The Plaintiff argues that the proceeding against him before the Board of Law Examiners is legislative in nature rather than judicial, making Younger abstention inappropriate. In its entry regarding jurisdiction, the Court clearly explained that the Seventh Circuit had determined that the bar admission process is judicial in nature rather than legislative and that the Supreme Court had determined that attorney disciplinary proceedings are judicial, rather than legislative, proceedings. See Dkt. No. 38 at 10 (citing both Seventh Circuit and Supreme Court case law). The Plaintiff argues that challenges to the constitutionality of bar admission rules and procedures have been found to be legislative in nature. Dkt. No. 39 at 3. This Court does not wholly disagree with this general statement: Constitutional challenges to bar admission rules and procedures that are unrelated to a particular applicant's bar admission application or to a disciplinary proceeding may be legislative in nature. See District of Columbia Ct. of App. v. Feldman, 460 U.S. 462, 479 (1983) (explaining that legislative proceedings “‘loo[k] to the future and chang[e] existing conditions by making a new rule, to be applied thereafter to all or some part of those subject to its power'”) (quoting Prentis v. Atlantic Coast Line Co., 211 U.S. 210, 226 (1908)). However, the constitutional challenges that the Court dismissed in its entry regarding jurisdiction do not fit that bill. The dismissed claims were tied to an ongoing administrative proceeding and are judicial in nature. See, e.g., Brown v. Bowman, 668 F.3d 437, 443 (7th Cir. 2012) (bar admissions application process as judicial process); Hale v. Comm. on Character and Fitness of the State of Ill., 335 F.3d 678, 682 (7th Cir. 2003) (bar admissions process as judicial process); see also Middlesex Cty. Ethics Comm. v. Garden State Bar Ass'n, 457 U.S. 423, 433-34 (1982) (attorney disciplinary proceeding judicial in nature). The claims, therefore, are part of the type of proceeding that implicates Younger abstention.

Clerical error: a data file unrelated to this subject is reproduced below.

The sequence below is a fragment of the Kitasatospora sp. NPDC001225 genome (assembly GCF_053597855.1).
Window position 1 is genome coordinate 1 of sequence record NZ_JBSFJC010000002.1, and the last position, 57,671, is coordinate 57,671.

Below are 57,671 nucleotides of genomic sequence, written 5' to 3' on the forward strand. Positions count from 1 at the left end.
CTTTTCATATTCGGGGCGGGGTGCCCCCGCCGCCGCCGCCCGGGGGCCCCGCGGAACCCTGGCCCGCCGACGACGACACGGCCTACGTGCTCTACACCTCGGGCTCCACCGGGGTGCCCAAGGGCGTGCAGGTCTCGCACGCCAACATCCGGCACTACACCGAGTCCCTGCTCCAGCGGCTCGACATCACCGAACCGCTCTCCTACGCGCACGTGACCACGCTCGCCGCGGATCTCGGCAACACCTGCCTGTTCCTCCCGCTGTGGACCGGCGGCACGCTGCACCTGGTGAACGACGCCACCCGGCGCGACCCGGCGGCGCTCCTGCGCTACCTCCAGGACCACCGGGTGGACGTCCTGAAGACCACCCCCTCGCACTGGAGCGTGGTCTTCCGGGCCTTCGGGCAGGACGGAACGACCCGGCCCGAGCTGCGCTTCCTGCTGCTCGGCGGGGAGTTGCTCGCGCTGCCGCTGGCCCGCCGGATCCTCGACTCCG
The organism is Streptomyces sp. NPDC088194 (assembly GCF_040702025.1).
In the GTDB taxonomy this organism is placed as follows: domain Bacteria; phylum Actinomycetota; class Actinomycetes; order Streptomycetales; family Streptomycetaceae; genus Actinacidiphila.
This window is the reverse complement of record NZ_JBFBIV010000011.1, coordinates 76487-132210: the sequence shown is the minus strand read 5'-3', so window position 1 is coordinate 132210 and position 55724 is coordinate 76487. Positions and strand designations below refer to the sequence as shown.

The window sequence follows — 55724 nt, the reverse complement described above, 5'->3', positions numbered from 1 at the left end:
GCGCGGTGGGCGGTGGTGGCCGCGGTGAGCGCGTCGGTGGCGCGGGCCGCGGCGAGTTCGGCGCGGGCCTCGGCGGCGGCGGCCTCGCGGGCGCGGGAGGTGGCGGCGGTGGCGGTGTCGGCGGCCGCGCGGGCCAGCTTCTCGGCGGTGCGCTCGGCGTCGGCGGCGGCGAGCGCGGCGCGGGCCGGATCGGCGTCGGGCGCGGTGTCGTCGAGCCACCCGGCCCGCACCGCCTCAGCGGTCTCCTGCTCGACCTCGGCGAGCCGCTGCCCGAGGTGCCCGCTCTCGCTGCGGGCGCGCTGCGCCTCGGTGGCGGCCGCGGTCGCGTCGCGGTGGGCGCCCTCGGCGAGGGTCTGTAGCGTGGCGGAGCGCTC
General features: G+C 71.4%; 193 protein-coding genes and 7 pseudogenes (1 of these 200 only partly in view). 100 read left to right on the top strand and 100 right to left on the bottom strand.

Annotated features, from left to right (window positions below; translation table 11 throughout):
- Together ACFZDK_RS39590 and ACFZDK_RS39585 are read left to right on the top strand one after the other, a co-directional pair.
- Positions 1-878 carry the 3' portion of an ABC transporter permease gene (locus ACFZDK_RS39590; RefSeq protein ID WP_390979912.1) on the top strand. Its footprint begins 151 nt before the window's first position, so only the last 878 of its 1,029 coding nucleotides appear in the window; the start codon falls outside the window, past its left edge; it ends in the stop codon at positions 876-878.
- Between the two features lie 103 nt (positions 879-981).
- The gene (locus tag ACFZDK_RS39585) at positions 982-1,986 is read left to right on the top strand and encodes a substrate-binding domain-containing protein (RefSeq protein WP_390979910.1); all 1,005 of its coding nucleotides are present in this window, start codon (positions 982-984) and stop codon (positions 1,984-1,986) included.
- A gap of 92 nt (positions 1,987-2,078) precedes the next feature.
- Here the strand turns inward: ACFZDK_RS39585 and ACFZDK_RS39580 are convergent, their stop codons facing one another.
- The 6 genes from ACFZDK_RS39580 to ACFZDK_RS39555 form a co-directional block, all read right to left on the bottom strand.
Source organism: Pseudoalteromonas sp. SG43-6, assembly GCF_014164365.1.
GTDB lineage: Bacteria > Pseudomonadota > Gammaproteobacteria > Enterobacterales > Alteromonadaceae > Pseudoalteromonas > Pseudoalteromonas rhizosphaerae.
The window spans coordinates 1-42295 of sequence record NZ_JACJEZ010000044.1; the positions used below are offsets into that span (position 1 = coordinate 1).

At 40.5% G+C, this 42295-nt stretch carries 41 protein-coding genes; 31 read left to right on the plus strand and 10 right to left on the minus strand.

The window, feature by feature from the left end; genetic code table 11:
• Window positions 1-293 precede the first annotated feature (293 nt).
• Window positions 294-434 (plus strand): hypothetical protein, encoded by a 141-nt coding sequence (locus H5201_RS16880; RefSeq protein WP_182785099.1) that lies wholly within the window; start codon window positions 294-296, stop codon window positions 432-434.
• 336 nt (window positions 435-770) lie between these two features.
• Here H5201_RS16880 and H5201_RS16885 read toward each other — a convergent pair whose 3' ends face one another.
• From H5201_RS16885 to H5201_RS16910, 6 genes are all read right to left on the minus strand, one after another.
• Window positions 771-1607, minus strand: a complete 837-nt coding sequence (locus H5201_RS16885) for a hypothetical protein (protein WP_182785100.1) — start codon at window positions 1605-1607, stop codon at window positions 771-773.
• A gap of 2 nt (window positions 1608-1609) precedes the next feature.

B. Challenges to Agency Procedures

         The Plaintiff also suggests that some of his dismissed claims should be reinstated because they are challenges to the constitutionality of the Board of Law Examiner's procedures: “‘Plaintiff's pre-deprivation hearing ordered under Admission and Discipline Rule 12, Section 5, lacked the requisite sufficient notice to conform with the due process requirements under the Fourteenth Amendment, ' ([3d. Am. Compl.] ¶ 88); and ‘Plaintiff's post-deprivation hearing notice under Admission and Discipline Rule 12, Section 9, lacked the requisite sufficient notice to conform with the due process requirements under the Fourteenth Amendment, ' (Id. ¶ 93).” Dkt. No. 39 at 8.

         As the Plaintiff notes, these allegations are found in his third amended complaint, which will be discussed below. Paragraph 88 of the third amended complaint, however, is identical to Paragraph 84 of the Plaintiff's second amended complaint. This allegation was considered by the Court in its prior entry regarding jurisdiction. The Plaintiff has provided no reason for the Court to reconsider its decision regarding claims based on this allegation. Although the allegation challenges the constitutionality of a procedure, it does so as applied to the Plaintiff: He alleges that the notice he received regarding his hearing was insufficient. He does not mount a general attack on the constitutionality of a particular rule or procedure. See, e.g., Hale, 335 F.3d at 682 (explaining that “[t]he only part of the [Feldman] case that was cognizable in the district court was the petitioners' general attack on the constitutionality of the rule requiring applicants for the bar to have graduated from an accredited law school”). The Plaintiff, therefore, would be able to bring that claim, and the as-applied claim he has related to the notice he discusses in Paragraph 93 of the third amended complaint, before the Board of Law Examiners and the Indiana Supreme Court as part of the review process provided by the state's admission and discipline rules. Those fora are fully capable of resolving such claims. See Middlesex Cty. Ethics Comm., 457 U.S. at 437 (abstaining from constitutional challenges raised in state attorney discipline proceeding because “[i]t would trivialize the principles of comity and federalism if federal courts failed to take into account that an adequate state forum for all relevant issues has clearly been demonstrated to be available prior to any proceedings on the merits in federal court, ” thus reversing appellate court decision); Hale, 335 F.3d at 684 (7th Cir. 2003) (affirming district court's dismissal where plaintiff brought “as applied, ” not “facial challenge to a particular court rule”). Accordingly, these are not the type of claims relating to procedures that would fall outside of Younger abstention.

         C. ...